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  1. - Top - End - #601
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    Default Re: The Culture explores 40K II: Now With 100% more Fanfiction

    The Tau's biological sciences aren't that advanced -- they live to be like 40-50 years old, and dont seem to even have rejuvenat treatments....

    Quote Originally Posted by Tiki Snakes View Post
    For my money, what you seem to be assuming is that the Culture don't have the warp, so it's not important and can be safely severed because, hey, the culture managed fine without it! Only that undermines the 40k fluff for the Warp at a fundamental level. It works much, much better and respectfully for the 40k side if we instead assume that the Warp in the Cultureverse is calm, without evil boogeymen living in it and generally not an issue, but still there and still a vital part of the metaphysical side of existence. As far as I understand, this would have been the case in the 40k universe too, at certain points in it's history and returning it to this state is a very rational end-goal and part of what defeating chaos should entail.
    I'm actually starting to agree with this interpretation...
    Last edited by Gavinfoxx; 2012-11-14 at 10:46 AM.

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    Quote Originally Posted by jseah View Post
    The stipulation was that all the tech continues to work as they did in their original universes. The warp doesn't exist in the Culture's universe.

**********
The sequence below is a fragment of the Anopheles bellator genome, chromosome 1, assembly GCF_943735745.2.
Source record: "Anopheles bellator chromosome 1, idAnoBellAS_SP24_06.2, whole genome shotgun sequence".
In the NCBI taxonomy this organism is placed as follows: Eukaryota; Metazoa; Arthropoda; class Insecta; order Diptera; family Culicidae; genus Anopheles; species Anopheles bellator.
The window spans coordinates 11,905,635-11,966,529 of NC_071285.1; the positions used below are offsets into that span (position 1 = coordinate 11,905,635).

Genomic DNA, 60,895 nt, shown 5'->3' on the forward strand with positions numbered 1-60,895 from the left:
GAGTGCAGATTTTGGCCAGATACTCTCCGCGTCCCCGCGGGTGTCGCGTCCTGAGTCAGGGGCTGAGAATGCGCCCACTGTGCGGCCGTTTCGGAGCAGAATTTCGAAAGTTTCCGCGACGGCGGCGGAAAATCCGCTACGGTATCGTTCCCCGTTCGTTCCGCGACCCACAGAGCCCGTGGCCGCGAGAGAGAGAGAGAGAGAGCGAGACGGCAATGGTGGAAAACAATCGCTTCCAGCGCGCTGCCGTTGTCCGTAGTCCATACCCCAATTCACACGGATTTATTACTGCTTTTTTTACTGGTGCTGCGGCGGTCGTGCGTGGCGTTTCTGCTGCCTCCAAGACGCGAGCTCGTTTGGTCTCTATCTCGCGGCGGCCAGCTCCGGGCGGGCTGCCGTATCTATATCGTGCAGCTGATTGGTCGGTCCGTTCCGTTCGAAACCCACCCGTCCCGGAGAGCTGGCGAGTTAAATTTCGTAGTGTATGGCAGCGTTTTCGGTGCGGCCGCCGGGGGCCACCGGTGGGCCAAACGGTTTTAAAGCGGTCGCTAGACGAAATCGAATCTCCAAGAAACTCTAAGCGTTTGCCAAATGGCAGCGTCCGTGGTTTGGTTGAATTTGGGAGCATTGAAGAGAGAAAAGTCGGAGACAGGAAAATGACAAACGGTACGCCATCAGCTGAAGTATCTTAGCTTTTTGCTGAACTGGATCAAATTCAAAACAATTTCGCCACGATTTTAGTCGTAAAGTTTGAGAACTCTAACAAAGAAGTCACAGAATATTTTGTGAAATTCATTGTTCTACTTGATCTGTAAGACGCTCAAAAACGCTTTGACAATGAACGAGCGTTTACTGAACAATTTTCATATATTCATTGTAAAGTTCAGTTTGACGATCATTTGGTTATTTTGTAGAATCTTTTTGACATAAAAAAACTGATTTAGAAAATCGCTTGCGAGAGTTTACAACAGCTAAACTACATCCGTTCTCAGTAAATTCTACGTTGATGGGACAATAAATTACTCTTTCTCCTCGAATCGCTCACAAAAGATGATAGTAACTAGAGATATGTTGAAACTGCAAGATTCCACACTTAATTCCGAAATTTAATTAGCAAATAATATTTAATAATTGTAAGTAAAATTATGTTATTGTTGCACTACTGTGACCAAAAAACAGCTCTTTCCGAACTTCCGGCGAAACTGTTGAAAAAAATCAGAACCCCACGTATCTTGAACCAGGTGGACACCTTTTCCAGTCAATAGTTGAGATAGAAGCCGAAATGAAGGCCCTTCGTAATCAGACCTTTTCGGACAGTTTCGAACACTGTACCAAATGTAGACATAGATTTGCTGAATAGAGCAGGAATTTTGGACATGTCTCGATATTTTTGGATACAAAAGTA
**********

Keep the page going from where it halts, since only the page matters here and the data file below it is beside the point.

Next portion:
Which means that regardless of whatever happens to the warp, the Culture's tech keeps working just as it did before.
    None of the Culture's tech (which includes the ability to make people from nothing) relies on the warp and it won't stop working by the warp going missing.


    That doesn't mean the metaphysical is 'ousted in favour of the other side'.
    They both still affect each other. The warp still affects the Culture's organics and scrap code still works on Culture electronics. The Culture's organics still have souls. A C'tan shard can still give a GCU a hard time.

    It just means that the Culture's ability to reload from backup isn't going to be affected by a little matter of the warp going missing. Its not like biology stops working just because the warp doesn't exist in this region of space (see Blanks, the warp doesn't work for them)

    Similarly, I don't accept the explanation that the Culture's cloning only works because their belief in their own science calms the warp enough for cloning to work.
    Their cloning works because their tech works and is accurate.


    And in reverse, 40k's warp tech does continue to work just as it did. 40k's cloning tech doesn't work, the warp will still continue to reality rewrite.
    Quote Originally Posted by Tiki Snakes View Post
    It's not that tampering with emotions and the mind is made impossible by the Warp. I'm entirely fine with the Culture's science shenanigans working fine in in the 40k verse.

    But there's a difference between losing an emotion or two and having a metaphysical layer of reality torn away.

    For my money, what you seem to be assuming is that the Culture don't have the warp, so it's not important and can be safely severed because, hey, the culture managed fine without it! Only that undermines the 40k fluff for the Warp at a fundamental level. It works much, much better and respectfully for the 40k side if we instead assume that the Warp in the Cultureverse is calm, without evil boogeymen living in it and generally not an issue, but still there and still a vital part of the metaphysical side of existence. As far as I understand, this would have been the case in the 40k universe too, at certain points in it's history and returning it to this state is a very rational end-goal and part of what defeating chaos should entail.